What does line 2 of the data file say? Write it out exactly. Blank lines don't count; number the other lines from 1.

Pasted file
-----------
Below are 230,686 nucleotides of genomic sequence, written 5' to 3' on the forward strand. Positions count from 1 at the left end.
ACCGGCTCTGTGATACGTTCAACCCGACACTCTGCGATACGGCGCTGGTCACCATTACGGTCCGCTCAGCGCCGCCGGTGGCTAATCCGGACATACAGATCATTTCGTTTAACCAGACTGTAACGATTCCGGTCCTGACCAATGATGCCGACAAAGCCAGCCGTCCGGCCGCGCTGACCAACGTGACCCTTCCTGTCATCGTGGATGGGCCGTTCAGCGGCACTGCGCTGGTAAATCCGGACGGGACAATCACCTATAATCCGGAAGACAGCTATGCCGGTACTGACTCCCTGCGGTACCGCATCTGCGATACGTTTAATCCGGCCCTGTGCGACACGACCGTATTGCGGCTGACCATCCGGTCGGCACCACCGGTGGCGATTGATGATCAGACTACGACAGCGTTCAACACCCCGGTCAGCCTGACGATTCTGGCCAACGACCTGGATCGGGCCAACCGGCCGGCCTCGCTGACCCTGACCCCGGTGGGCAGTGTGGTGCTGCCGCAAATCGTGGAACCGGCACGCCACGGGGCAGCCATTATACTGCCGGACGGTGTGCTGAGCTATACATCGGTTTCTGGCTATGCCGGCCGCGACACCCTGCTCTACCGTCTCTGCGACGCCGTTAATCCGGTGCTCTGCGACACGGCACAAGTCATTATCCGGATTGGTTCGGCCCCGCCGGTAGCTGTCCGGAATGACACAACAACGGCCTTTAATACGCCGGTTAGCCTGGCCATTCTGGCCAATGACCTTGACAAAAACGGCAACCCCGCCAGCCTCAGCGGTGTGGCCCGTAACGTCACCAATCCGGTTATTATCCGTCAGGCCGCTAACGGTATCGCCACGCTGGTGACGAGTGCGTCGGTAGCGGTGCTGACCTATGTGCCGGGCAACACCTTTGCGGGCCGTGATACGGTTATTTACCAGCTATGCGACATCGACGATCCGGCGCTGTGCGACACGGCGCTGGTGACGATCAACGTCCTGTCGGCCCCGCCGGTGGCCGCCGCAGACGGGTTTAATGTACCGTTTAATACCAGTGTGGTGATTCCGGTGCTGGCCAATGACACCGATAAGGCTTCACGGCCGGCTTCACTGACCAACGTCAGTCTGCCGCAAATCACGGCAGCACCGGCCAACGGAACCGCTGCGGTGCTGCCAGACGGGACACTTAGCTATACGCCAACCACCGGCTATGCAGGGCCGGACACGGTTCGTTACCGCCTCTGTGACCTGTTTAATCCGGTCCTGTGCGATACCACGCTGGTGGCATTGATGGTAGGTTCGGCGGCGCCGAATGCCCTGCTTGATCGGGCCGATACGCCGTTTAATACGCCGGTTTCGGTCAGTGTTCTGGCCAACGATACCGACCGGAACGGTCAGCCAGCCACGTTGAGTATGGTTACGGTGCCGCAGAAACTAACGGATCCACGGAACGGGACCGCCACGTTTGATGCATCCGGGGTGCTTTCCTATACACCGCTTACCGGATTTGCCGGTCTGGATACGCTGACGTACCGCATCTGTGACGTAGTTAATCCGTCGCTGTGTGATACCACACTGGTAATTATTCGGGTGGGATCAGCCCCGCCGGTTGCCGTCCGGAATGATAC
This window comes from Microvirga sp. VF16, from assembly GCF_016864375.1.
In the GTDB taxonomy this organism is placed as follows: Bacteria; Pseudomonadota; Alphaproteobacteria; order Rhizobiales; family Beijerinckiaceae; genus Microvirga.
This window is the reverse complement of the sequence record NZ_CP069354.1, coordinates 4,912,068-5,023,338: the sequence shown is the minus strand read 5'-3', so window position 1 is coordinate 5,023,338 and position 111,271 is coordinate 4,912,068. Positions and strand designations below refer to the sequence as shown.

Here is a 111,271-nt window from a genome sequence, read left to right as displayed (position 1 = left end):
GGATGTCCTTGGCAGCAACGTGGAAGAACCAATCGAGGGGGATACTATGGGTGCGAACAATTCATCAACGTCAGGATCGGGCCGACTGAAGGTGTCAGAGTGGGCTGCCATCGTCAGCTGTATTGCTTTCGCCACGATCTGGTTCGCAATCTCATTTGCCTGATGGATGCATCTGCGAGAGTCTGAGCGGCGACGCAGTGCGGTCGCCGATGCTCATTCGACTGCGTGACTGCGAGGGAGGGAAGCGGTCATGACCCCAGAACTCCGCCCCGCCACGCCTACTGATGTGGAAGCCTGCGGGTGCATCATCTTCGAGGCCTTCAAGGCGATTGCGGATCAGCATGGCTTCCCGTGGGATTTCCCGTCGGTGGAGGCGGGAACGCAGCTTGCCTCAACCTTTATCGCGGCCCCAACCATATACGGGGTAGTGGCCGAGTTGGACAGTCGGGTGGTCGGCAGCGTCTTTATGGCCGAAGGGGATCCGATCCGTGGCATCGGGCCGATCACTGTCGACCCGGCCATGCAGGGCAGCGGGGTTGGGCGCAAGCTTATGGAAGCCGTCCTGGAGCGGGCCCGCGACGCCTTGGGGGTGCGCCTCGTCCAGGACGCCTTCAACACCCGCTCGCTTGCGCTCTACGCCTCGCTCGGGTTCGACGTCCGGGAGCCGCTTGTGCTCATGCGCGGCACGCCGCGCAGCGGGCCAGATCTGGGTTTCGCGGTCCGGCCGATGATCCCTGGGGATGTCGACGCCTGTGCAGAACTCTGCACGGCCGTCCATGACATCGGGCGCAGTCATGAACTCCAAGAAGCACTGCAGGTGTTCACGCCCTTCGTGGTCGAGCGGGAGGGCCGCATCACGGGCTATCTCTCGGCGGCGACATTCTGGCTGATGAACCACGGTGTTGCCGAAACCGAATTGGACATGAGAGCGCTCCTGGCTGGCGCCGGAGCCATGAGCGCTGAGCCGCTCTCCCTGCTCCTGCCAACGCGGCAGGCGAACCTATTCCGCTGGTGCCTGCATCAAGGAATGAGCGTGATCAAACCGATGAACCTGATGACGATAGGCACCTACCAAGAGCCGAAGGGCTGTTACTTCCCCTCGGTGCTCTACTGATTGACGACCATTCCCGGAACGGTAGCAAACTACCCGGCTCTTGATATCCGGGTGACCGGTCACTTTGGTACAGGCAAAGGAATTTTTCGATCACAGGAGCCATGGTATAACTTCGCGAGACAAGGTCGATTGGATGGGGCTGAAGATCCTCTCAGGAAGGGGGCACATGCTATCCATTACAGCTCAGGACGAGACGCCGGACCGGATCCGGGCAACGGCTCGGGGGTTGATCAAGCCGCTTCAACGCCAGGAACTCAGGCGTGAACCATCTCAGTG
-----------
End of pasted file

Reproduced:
ACCGGCTCTGTGATACGTTCAACCCGACACTCTGCGATACGGCGCTGGTCACCATTACGGTCCGCTCAGCGCCGCCGGTGGCTAATCCGGACATACAGATCATTTCGTTTAACCAGACTGTAACGATTCCGGTCCTGACCAATGATGCCGACAAAGCCAGCCGTCCGGCCGCGCTGACCAACGTGACCCTTCCTGTCATCGTGGATGGGCCGTTCAGCGGCACTGCGCTGGTAAATCCGGACGGGACAATCACCTATAATCCGGAAGACAGCTATGCCGGTACTGACTCCCTGCGGTACCGCATCTGCGATACGTTTAATCCGGCCCTGTGCGACACGACCGTATTGCGGCTGACCATCCGGTCGGCACCACCGGTGGCGATTGATGATCAGACTACGACAGCGTTCAACACCCCGGTCAGCCTGACGATTCTGGCCAACGACCTGGATCGGGCCAACCGGCCGGCCTCGCTGACCCTGACCCCGGTGGGCAGTGTGGTGCTGCCGCAAATCGTGGAACCGGCACGCCACGGGGCAGCCATTATACTGCCGGACGGTGTGCTGAGCTATACATCGGTTTCTGGCTATGCCGGCCGCGACACCCTGCTCTACCGTCTCTGCGACGCCGTTAATCCGGTGCTCTGCGACACGGCACAAGTCATTATCCGGATTGGTTCGGCCCCGCCGGTAGCTGTCCGGAATGACACAACAACGGCCTTTAATACGCCGGTTAGCCTGGCCATTCTGGCCAATGACCTTGACAAAAACGGCAACCCCGCCAGCCTCAGCGGTGTGGCCCGTAACGTCACCAATCCGGTTATTATCCGTCAGGCCGCTAACGGTATCGCCACGCTGGTGACGAGTGCGTCGGTAGCGGTGCTGACCTATGTGCCGGGCAACACCTTTGCGGGCCGTGATACGGTTATTTACCAGCTATGCGACATCGACGATCCGGCGCTGTGCGACACGGCGCTGGTGACGATCAACGTCCTGTCGGCCCCGCCGGTGGCCGCCGCAGACGGGTTTAATGTACCGTTTAATACCAGTGTGGTGATTCCGGTGCTGGCCAATGACACCGATAAGGCTTCACGGCCGGCTTCACTGACCAACGTCAGTCTGCCGCAAATCACGGCAGCACCGGCCAACGGAACCGCTGCGGTGCTGCCAGACGGGACACTTAGCTATACGCCAACCACCGGCTATGCAGGGCCGGACACGGTTCGTTACCGCCTCTGTGACCTGTTTAATCCGGTCCTGTGCGATACCACGCTGGTGGCATTGATGGTAGGTTCGGCGGCGCCGAATGCCCTGCTTGATCGGGCCGATACGCCGTTTAATACGCCGGTTTCGGTCAGTGTTCTGGCCAACGATACCGACCGGAACGGTCAGCCAGCCACGTTGAGTATGGTTACGGTGCCGCAGAAACTAACGGATCCACGGAACGGGACCGCCACGTTTGATGCATCCGGGGTGCTTTCCTATACACCGCTTACCGGATTTGCCGGTCTGGATACGCTGACGTACCGCATCTGTGACGTAGTTAATCCGTCGCTGTGTGATACCACACTGGTAATTATTCGGGTGGGATCAGCCCCGCCGGTTGCCGTCCGGAATGATAC